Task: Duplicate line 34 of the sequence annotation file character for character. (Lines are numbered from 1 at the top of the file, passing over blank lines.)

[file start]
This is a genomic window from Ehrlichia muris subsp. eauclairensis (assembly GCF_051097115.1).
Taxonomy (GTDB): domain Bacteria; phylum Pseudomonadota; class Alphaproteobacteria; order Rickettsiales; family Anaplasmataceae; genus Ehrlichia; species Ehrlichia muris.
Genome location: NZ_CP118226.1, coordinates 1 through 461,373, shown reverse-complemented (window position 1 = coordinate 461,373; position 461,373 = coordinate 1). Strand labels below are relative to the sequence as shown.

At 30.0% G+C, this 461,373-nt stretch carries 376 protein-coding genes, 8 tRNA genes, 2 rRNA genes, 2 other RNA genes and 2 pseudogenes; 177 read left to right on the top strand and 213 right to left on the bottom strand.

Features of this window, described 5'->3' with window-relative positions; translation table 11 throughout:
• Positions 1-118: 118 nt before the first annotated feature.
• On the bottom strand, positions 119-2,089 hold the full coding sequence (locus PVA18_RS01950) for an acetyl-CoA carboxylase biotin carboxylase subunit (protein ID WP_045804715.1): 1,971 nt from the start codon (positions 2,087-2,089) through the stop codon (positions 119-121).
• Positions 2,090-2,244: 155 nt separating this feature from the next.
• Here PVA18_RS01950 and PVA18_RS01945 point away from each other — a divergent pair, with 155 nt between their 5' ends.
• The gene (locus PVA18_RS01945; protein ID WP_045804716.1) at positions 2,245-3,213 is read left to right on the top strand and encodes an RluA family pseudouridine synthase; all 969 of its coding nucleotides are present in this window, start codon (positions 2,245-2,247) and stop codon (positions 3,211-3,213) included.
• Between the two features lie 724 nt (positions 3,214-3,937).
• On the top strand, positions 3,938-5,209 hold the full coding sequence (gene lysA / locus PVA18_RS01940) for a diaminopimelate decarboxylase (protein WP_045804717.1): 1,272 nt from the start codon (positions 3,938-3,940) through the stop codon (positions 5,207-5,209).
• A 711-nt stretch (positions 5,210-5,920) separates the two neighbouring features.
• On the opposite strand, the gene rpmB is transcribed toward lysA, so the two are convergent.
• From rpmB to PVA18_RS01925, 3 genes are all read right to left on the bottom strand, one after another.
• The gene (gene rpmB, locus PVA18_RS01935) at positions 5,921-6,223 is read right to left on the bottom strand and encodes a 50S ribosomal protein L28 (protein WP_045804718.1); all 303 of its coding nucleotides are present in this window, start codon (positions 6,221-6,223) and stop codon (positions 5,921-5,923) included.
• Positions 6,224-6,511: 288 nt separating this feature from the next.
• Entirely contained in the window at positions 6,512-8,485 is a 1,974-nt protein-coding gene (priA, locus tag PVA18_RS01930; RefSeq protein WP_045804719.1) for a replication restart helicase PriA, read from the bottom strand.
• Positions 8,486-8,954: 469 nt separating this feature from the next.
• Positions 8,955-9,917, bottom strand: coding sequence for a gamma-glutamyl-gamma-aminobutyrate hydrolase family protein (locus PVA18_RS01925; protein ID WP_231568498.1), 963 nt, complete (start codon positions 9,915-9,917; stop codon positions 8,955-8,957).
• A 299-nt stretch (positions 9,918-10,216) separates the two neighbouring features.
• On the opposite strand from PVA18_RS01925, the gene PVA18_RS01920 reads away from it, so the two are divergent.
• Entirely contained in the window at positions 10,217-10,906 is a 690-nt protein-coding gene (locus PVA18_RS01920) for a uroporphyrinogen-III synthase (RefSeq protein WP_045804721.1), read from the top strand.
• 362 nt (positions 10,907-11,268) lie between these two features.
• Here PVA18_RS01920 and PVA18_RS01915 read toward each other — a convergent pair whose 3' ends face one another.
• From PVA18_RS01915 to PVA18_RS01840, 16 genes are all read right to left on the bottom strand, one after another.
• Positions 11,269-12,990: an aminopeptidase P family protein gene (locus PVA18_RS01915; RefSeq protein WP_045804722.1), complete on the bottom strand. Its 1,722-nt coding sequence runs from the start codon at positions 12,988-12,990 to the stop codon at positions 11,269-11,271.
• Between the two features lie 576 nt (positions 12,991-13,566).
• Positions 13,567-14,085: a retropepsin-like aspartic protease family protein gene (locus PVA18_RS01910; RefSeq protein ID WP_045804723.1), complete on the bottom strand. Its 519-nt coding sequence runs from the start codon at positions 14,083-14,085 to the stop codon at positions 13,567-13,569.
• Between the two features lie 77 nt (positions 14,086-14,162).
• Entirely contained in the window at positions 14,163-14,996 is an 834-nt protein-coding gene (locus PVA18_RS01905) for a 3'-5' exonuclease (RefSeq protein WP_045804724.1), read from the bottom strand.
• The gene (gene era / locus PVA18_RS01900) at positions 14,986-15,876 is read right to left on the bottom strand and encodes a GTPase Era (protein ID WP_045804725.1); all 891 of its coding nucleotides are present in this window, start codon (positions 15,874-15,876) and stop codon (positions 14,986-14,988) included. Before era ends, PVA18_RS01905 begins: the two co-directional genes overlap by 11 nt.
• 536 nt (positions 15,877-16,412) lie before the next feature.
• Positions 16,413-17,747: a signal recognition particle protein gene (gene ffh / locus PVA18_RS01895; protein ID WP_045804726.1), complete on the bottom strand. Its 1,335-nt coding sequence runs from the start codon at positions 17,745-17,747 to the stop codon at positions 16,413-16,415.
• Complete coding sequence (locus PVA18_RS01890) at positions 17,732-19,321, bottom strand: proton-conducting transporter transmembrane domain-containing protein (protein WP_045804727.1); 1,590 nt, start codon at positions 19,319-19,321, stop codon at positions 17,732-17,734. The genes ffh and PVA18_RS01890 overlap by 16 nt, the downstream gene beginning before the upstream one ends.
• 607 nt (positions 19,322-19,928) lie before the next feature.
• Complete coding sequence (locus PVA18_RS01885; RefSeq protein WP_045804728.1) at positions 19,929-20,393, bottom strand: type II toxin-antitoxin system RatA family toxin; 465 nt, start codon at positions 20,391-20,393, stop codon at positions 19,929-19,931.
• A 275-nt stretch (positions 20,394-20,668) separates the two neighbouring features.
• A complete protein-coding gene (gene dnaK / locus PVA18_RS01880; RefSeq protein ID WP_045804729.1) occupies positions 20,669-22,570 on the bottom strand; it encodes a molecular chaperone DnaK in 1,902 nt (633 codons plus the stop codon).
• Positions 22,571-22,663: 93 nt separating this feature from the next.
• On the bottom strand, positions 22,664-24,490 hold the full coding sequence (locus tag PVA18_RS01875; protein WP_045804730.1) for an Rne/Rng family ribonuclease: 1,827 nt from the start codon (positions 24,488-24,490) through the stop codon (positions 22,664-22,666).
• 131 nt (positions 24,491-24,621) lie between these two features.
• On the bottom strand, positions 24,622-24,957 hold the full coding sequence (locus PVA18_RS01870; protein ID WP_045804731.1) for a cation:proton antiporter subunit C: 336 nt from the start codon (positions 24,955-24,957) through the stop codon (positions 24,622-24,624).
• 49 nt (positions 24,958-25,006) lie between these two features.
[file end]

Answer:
• Positions 16,413-17,747: a signal recognition particle protein gene (gene ffh / locus PVA18_RS01895; protein ID WP_045804726.1), complete on the bottom strand. Its 1,335-nt coding sequence runs from the start codon at positions 17,745-17,747 to the stop codon at positions 16,413-16,415.